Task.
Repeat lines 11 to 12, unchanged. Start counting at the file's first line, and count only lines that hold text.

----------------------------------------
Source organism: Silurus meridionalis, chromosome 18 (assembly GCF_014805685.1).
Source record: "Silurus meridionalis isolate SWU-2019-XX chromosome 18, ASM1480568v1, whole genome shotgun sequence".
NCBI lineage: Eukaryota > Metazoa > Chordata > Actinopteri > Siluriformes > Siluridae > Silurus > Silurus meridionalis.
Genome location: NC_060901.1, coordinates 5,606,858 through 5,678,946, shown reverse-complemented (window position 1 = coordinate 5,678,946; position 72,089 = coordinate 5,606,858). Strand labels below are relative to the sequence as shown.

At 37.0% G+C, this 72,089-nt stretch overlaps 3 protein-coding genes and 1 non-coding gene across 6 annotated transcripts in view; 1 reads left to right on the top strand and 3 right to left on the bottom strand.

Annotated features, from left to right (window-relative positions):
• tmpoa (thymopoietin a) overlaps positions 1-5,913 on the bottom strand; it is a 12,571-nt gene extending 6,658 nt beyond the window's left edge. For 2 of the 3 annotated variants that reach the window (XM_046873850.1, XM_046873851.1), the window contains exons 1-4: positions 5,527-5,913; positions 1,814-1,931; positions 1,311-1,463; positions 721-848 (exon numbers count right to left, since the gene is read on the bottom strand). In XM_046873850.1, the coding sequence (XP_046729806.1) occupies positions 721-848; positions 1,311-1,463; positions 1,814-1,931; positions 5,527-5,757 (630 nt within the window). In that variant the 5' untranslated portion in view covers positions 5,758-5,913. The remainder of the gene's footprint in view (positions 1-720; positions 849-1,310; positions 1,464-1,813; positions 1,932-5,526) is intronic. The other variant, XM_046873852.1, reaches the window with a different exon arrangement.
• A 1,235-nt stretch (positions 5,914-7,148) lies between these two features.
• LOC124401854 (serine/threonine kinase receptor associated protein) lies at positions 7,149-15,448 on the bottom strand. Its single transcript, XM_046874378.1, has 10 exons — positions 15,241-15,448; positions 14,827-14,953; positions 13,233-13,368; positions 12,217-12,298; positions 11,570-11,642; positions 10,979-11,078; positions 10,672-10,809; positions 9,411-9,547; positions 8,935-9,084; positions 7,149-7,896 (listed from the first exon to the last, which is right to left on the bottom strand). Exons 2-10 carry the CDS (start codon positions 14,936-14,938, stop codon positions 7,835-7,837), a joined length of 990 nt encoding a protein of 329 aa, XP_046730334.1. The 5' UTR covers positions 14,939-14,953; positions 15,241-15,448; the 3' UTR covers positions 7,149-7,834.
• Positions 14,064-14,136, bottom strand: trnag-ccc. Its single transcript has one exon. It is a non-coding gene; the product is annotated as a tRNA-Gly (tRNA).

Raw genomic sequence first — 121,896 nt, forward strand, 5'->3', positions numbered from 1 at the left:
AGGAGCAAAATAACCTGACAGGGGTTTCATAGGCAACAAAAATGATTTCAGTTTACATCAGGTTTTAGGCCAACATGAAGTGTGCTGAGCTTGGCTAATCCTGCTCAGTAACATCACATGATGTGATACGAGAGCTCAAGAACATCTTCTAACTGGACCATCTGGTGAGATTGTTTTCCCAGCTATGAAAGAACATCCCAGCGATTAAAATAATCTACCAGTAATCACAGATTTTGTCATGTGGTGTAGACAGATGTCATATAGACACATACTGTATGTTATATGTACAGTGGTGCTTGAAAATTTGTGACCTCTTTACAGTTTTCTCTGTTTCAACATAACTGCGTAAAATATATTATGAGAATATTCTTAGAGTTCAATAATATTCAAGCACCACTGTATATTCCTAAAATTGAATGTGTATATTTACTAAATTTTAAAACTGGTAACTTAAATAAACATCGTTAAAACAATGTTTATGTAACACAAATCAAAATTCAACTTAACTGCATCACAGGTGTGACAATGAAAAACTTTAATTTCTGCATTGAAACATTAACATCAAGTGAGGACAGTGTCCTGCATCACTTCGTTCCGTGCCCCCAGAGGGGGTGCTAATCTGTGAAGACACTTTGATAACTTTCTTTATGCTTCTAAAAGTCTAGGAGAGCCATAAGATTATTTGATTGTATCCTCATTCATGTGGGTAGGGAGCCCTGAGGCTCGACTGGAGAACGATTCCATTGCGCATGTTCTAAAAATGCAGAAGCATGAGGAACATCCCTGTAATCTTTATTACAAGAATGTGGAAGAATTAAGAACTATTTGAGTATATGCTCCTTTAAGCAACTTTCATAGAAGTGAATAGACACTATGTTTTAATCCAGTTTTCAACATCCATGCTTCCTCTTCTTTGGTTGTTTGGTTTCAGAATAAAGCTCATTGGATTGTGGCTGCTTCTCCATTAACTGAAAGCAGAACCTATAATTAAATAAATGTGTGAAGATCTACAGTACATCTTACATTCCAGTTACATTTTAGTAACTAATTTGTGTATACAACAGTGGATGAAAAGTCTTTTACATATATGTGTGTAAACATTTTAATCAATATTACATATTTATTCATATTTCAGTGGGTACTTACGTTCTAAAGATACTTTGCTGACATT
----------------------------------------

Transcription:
Raw genomic sequence first — 121,896 nt, forward strand, 5'->3', positions numbered from 1 at the left:
AGGAGCAAAATAACCTGACAGGGGTTTCATAGGCAACAAAAATGATTTCAGTTTACATCAGGTTTTAGGCCAACATGAAGTGTGCTGAGCTTGGCTAATCCTGCTCAGTAACATCACATGATGTGATACGAGAGCTCAAGAACATCTTCTAACTGGACCATCTGGTGAGATTGTTTTCCCAGCTATGAAAGAACATCCCAGCGATTAAAATAATCTACCAGTAATCACAGATTTTGTCATGTGGTGTAGACAGATGTCATATAGACACATACTGTATGTTATATGTACAGTGGTGCTTGAAAATTTGTGACCTCTTTACAGTTTTCTCTGTTTCAACATAACTGCGTAAAATATATTATGAGAATATTCTTAGAGTTCAATAATATTCAAGCACCACTGTATATTCCTAAAATTGAATGTGTATATTTACTAAATTTTAAAACTGGTAACTTAAATAAACATCGTTAAAACAATGTTTATGTAACACAAATCAAAATTCAACTTAACTGCATCACAGGTGTGACAATGAAAAACTTTAATTTCTGCATTGAAACATTAACATCAAGTGAGGACAGTGTCCTGCATCACTTCGTTCCGTGCCCCCAGAGGGGGTGCTAATCTGTGAAGACACTTTGATAACTTTCTTTATGCTTCTAAAAGTCTAGGAGAGCCATAAGATTATTTGATTGTATCCTCATTCATGTGGGTAGGGAGCCCTGAGGCTCGACTGGAGAACGATTCCATTGCGCATGTTCTAAAAATGCAGAAGCATGAGGAACATCCCTGTAATCTTTATTACAAGAATGTGGAAGAATTAAGAACTATTTGAGTATATGCTCCTTTAAGCAACTTTCATAGAAGTGAATAGACACTATGTTTTAATCCAGTTTTCAACATCCATGCTTCCTCTTCTTTGGTTGTTTGGTTTCAGAATAAAGCTCATTGGATTGTGGCTGCTTCTCCATTAACTGAAAGCAGAACCTATAATTAAATAAATGTGTGAAGATCTACAGTACATCTTACATTCCAGTTACATTTTAGTAACTAATTTGTGTATACAACAGTGGATGAAAAGTCTTTTACATATATGTGTGTAAACATTTTAATCAATATTACATATTTATTCATATTTCAGTGGGTACTTACGTTCTAAAGATACTTTGCTGACATT